Instapundit frequently links to another story of government incompetence with the comment “We have the worst ruling class in our history.”
There are so many examples, it is hard to list them but I will try with a few.
First, let’s have a definition.
The principal–agent problem, in political science and economics, (also known as agency dilemma or the agency problem) occurs when one person or entity (the “agent”) is able to make decisions on behalf of, or that impact, another person or entity: the “principal”. This dilemma exists in circumstances where agents are motivated to act in their own best interests, which are contrary to those of their principals, and is an example of moral hazard.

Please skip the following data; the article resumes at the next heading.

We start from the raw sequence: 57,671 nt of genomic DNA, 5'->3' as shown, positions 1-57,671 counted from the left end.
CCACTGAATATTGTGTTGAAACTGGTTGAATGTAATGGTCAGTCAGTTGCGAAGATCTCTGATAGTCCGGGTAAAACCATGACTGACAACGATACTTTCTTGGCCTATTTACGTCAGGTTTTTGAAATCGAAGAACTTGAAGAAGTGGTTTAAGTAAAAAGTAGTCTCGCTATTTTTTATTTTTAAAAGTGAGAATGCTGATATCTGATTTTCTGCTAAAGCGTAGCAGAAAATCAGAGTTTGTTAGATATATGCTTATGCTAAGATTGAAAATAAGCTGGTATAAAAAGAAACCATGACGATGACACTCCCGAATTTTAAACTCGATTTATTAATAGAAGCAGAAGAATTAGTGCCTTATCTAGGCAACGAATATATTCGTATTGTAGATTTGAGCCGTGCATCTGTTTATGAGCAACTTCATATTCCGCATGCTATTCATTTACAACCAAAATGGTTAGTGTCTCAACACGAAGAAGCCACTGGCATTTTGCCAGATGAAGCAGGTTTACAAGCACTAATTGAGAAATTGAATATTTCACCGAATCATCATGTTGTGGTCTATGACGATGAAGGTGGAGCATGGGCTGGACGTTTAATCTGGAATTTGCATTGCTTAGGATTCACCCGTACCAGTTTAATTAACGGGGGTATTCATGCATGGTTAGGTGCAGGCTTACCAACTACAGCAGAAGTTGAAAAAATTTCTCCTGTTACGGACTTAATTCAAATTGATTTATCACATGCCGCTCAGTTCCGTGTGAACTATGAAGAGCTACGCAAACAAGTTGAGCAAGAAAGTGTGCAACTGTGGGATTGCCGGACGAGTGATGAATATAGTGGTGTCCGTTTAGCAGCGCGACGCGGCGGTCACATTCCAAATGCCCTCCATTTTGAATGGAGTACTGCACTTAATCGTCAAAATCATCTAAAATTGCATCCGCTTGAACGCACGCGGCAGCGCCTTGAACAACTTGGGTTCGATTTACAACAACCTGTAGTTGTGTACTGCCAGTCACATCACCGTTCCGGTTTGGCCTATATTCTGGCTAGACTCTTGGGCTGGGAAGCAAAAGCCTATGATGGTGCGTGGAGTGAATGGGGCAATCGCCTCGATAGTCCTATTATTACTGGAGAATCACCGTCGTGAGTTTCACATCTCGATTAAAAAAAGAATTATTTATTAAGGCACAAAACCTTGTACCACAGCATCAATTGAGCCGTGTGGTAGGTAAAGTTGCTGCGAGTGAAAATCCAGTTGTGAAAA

The Founders were well aware of this problem and tried to protect the citizens with certain provisions of the Constitution.
No Money shall be drawn from the Treasury, but in Consequence of Appropriations made by Law; and a regular Statement and Account of the Receipts and Expenditures of all public Money shall be published from time to time.
This provision was violated by Barack Obama who spent billions to subsidize insurance companies to support his “Affordable Care Act” which was not successful.
Of course, the Amendments were intended to protect the rights of the people but the one that has been ignored for 100 years is the Tenth.
The powers not delegated to the United States by the Constitution, nor prohibited by it to the States, are reserved to the States respectively, or to the people.
The Civil War largely ended Federalism.